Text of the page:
Big Rig Hiding Over 1.5 Million Fentanyl Pills Seized By Border Patrol Agents

Big Rig Hiding Over 1.5 Million Fentanyl Pills Seized By Border Patrol Agents

Authorities at the southern border seized approximately 1.6 million fentanyl pills and other lethal drugs concealed inside metal boxes hidden underneath the floor and various trap doors of an 18-wheeler tractor-trailer Saturday at the Nogales Port of Entry in Arizona.

U.S. Customs and Border Protection Nogales Port Director Michael W. Humphries said in a tweet that a “massive amount of fentanyl pills” and other narcotics like cocaine and heroin were found and confiscated before crossing the U.S.-Mexico border.

Saturday’s seizure comes only days after Nogales agents blocked about 265,000 rainbow-colored fentanyl pills resembling candy and sidewalk chalk.

The synthetic opioid, typically used to treat patients with chronic pain or following surgeries, has 100 times the potency of morphine, U.S. Drug Enforcement Agency (DEA) officials said. But with the amount of illegally produced fentanyl manufactured in clandestine labs, smugglers at the southern border have fueled a crisis that authorities have called “an epidemic hidden by the pandemic.”

“There’s no question in my mind that the vast majority of chemicals are coming from China and going into Mexico and being mass produced into fentanyl and methamphetamine and increasingly into the counterfeit pills that we see on our streets,” Anne Milgram, an administrator with the DEA said during a press conference last year.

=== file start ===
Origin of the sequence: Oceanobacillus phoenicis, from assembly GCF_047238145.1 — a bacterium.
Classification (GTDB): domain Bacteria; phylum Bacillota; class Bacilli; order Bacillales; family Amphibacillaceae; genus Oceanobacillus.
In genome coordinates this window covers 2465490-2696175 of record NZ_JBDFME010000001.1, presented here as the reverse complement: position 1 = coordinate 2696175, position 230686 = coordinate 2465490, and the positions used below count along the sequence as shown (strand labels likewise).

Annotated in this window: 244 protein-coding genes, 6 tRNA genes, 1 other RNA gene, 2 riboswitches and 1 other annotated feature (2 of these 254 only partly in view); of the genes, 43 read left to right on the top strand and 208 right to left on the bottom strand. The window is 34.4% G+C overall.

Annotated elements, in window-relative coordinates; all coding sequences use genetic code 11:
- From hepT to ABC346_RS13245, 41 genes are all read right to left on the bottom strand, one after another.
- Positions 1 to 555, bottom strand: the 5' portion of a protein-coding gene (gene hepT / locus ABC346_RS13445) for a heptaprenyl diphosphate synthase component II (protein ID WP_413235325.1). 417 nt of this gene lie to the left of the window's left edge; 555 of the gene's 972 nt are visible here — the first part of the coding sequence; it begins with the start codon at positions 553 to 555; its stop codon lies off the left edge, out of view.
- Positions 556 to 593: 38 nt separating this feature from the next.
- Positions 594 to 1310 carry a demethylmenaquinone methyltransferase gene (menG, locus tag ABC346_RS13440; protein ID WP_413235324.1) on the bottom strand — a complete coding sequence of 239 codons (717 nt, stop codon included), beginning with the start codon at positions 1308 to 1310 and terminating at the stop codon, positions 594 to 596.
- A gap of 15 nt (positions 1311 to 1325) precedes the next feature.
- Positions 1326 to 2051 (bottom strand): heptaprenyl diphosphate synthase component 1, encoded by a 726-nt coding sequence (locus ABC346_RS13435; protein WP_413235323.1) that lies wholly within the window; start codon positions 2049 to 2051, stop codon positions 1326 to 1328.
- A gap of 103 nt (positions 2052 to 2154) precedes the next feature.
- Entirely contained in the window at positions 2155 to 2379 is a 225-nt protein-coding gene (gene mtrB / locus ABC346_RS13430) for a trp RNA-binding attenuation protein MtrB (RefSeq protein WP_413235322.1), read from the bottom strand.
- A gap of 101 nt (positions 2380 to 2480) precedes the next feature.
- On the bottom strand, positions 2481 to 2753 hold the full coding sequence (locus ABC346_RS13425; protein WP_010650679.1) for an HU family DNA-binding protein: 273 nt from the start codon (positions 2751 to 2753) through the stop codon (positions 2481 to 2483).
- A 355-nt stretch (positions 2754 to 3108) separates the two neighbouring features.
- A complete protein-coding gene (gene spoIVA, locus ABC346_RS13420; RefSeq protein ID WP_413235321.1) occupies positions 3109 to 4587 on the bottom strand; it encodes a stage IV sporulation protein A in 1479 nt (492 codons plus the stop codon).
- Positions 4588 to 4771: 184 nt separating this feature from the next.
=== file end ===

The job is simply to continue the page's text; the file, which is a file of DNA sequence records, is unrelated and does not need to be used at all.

In 2021, DEA officials busted over 9.5 million counterfeit pills, with 40% containing a lethal dose in Arizona, according to The Epoch Times.

According to the CDC, synthetic opioids (like fentanyl) are the primary driver of overdose deaths in the United States.

Border patrol agents reported that fentanyl seizures increased by over 200% last month. U.S. lawmakers are urging local, state, and federal officials to confront the crisis.

The Epoch Times spoke to Rep. Clay Higgins (R-LA) in June, who said “without abusing law enforcement jurisdictional authority, without abusing sovereignty, [and] without abusing rights,” the country has to work together to stop the influx of fentanyl crossing the border.

“It all has to be done while operating within the parameters of the law and the Constitution,” Higgins said. “We have lost operational control of the southern border months ago, and fentanyl is entering the country at unprecedented levels—and there’s no end in sight.”

Higgins, who showed support for legislation that would make fentanyl trafficking punishable by life in prison, blames the crisis on weak border policies where some migrants are “likely plugged into a criminal network,” allowing millions of fentanyl-laced counterfeit pills to spread into “ever nook and cranny of the country.”

The bill was referred to the Subcommittee on Health last at the beginning of the year.

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